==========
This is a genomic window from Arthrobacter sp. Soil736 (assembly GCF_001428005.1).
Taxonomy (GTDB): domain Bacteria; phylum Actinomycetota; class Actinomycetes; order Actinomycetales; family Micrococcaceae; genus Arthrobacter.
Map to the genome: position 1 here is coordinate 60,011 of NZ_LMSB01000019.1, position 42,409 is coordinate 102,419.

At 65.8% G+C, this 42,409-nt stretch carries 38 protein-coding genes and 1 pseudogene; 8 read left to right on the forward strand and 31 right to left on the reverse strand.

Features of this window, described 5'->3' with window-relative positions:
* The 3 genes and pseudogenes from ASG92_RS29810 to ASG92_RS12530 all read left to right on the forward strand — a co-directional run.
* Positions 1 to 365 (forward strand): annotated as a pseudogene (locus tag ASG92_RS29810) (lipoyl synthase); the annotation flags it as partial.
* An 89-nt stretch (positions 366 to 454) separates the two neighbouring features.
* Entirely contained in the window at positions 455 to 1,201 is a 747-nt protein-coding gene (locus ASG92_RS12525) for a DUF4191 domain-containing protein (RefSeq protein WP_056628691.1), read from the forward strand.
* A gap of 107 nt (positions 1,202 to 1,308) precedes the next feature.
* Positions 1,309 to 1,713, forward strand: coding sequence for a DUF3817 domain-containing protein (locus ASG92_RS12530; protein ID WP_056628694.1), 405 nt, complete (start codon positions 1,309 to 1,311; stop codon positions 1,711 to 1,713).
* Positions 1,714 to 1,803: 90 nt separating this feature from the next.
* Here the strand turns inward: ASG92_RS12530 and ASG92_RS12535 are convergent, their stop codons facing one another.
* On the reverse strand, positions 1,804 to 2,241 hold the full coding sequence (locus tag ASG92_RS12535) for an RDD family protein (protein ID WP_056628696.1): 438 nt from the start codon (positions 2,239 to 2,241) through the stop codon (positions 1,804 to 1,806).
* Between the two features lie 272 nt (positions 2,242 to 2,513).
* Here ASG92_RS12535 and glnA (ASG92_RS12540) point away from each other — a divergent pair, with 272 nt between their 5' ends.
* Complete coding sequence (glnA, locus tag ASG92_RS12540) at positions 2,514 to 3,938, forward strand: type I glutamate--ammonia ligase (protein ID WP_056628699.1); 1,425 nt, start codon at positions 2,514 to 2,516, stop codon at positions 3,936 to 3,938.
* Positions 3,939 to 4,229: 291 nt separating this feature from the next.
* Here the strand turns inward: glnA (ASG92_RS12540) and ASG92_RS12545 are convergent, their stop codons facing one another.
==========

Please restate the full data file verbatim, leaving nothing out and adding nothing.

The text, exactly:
This is a genomic window from Arthrobacter sp. Soil736 (assembly GCF_001428005.1).
Taxonomy (GTDB): domain Bacteria; phylum Actinomycetota; class Actinomycetes; order Actinomycetales; family Micrococcaceae; genus Arthrobacter.
Map to the genome: position 1 here is coordinate 60,011 of NZ_LMSB01000019.1, position 42,409 is coordinate 102,419.

At 65.8% G+C, this 42,409-nt stretch carries 38 protein-coding genes and 1 pseudogene; 8 read left to right on the forward strand and 31 right to left on the reverse strand.

Features of this window, described 5'->3' with window-relative positions:
* The 3 genes and pseudogenes from ASG92_RS29810 to ASG92_RS12530 all read left to right on the forward strand — a co-directional run.
* Positions 1 to 365 (forward strand): annotated as a pseudogene (locus tag ASG92_RS29810) (lipoyl synthase); the annotation flags it as partial.
* An 89-nt stretch (positions 366 to 454) separates the two neighbouring features.
* Entirely contained in the window at positions 455 to 1,201 is a 747-nt protein-coding gene (locus ASG92_RS12525) for a DUF4191 domain-containing protein (RefSeq protein WP_056628691.1), read from the forward strand.
* A gap of 107 nt (positions 1,202 to 1,308) precedes the next feature.
* Positions 1,309 to 1,713, forward strand: coding sequence for a DUF3817 domain-containing protein (locus ASG92_RS12530; protein ID WP_056628694.1), 405 nt, complete (start codon positions 1,309 to 1,311; stop codon positions 1,711 to 1,713).
* Positions 1,714 to 1,803: 90 nt separating this feature from the next.
* Here the strand turns inward: ASG92_RS12530 and ASG92_RS12535 are convergent, their stop codons facing one another.
* On the reverse strand, positions 1,804 to 2,241 hold the full coding sequence (locus tag ASG92_RS12535) for an RDD family protein (protein ID WP_056628696.1): 438 nt from the start codon (positions 2,239 to 2,241) through the stop codon (positions 1,804 to 1,806).
* Between the two features lie 272 nt (positions 2,242 to 2,513).
* Here ASG92_RS12535 and glnA (ASG92_RS12540) point away from each other — a divergent pair, with 272 nt between their 5' ends.
* Complete coding sequence (glnA, locus tag ASG92_RS12540) at positions 2,514 to 3,938, forward strand: type I glutamate--ammonia ligase (protein ID WP_056628699.1); 1,425 nt, start codon at positions 2,514 to 2,516, stop codon at positions 3,936 to 3,938.
* Positions 3,939 to 4,229: 291 nt separating this feature from the next.
* Here the strand turns inward: glnA (ASG92_RS12540) and ASG92_RS12545 are convergent, their stop codons facing one another.